Wednesday, March 15, 2017

A reason for caution

I'm cautious about the stock market because credit growth has stalled. Since December, total bank credit in the United States has fallen slightly:

This is important because, in my opinion, credit is the single biggest influence on both economic activity and asset prices. Credit is like a dog, and residual securities like stocks are the tail that it wags. Right now the dog looks mangy.

On Twitter, Harvest Investor argues that falling credit growth historically hasn't predicted stock-market declines. He makes a good point, but I see several differences between today and previous periods of credit scarcity:

• Historically, credit growth stalled toward the end of recessions or after recessions. Periods of flat bank credit include 1975, 1980, 1982, and 1991-93, 2001-02, and 2009-10--all recessionary or post-recessionary years. In each instance, by the time credit had stalled, the stock market had already experienced a correction. Investors had already "digested" the prospect of falling liquidity. Today, by contrast, the market is near an all-time high.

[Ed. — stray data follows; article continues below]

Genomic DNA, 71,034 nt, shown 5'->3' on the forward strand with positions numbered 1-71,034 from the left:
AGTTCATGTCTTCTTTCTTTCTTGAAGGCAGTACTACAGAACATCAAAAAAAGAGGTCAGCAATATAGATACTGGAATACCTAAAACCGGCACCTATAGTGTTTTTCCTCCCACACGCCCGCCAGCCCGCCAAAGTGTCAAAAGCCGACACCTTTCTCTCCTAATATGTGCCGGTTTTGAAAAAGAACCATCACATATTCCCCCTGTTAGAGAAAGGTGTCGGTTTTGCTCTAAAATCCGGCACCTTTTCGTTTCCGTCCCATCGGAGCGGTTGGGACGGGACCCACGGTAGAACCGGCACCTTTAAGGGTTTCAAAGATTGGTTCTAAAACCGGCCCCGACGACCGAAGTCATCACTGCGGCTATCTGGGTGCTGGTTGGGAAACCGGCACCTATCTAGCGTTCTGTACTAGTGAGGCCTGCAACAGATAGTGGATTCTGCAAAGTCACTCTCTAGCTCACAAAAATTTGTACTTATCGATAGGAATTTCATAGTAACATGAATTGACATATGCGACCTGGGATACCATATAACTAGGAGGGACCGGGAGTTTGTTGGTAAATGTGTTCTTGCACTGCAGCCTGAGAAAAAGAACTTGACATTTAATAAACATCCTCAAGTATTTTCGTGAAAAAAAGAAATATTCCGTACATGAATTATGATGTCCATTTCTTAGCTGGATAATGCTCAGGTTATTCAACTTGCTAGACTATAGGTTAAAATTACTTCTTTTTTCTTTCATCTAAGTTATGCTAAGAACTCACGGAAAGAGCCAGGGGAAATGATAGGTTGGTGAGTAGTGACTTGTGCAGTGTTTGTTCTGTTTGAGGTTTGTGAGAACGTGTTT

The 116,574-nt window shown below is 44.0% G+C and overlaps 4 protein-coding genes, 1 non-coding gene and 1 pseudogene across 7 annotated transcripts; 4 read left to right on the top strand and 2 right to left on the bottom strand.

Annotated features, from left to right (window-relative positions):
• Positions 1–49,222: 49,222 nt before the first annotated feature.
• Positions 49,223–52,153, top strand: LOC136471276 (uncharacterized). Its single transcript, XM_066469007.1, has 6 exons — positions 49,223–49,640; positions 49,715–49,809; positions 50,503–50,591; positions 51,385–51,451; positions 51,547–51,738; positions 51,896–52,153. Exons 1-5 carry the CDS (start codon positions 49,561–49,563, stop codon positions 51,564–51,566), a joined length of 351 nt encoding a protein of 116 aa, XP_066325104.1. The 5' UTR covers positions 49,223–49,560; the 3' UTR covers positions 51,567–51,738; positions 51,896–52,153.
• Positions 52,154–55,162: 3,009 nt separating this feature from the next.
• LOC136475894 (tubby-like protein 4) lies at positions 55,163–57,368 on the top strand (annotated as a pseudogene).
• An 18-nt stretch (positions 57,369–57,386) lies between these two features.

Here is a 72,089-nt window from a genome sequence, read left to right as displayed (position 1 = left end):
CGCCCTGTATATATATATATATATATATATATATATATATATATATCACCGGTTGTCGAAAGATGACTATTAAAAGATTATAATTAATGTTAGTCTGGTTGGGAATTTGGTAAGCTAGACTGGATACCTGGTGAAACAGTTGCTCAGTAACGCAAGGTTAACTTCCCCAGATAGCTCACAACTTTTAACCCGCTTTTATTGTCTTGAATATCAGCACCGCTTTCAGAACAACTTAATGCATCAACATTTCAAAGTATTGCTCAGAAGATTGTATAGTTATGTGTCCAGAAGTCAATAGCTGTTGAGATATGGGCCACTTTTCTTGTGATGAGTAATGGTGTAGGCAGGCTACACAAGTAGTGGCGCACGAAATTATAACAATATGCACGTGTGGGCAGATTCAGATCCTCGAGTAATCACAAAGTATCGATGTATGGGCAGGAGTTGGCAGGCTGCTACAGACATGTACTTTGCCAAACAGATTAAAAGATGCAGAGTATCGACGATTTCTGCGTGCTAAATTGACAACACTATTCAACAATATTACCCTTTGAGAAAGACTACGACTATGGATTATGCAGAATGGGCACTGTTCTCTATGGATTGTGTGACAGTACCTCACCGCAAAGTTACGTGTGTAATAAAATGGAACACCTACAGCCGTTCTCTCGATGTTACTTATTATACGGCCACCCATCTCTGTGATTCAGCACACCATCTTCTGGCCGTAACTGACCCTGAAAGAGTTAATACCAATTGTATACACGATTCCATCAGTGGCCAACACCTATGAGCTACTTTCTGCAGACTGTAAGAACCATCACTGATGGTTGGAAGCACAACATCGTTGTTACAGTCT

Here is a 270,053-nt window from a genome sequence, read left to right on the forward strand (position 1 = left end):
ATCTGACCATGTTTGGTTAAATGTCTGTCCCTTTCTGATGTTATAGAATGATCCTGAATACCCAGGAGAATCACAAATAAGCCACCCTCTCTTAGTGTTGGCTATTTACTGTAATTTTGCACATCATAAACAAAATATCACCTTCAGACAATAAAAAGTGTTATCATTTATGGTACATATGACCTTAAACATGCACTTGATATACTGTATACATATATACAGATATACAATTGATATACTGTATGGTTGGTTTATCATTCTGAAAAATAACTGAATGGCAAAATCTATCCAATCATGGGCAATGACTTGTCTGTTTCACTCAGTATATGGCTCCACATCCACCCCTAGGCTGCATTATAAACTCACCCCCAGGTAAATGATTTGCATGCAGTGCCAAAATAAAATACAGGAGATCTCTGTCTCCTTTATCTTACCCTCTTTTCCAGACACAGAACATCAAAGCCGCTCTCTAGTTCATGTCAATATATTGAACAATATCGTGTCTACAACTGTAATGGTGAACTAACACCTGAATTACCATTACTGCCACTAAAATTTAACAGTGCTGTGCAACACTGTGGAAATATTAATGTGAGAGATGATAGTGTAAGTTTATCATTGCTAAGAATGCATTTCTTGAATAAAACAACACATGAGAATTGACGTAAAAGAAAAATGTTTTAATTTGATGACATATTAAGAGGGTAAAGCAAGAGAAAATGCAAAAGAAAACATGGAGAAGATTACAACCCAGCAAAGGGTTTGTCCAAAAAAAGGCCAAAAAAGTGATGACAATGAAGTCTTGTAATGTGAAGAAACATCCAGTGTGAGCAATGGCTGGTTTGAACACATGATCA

• The Federal Reserve responded to these previous slowdowns with monetary easing. Now the Fed is shrinking the monetary base, which has fallen ~10% since 2015.

• Fueling the stock market's rally is a belief that Trump's economic policies will usher in a new era of growth. I think this optimism is premature and that Trump will struggle to implement many of his policies. In any case, flat-lining credit--along with the lower economic growth that's likely to accompany it--goes against the growth narrative that has lifted stock prices.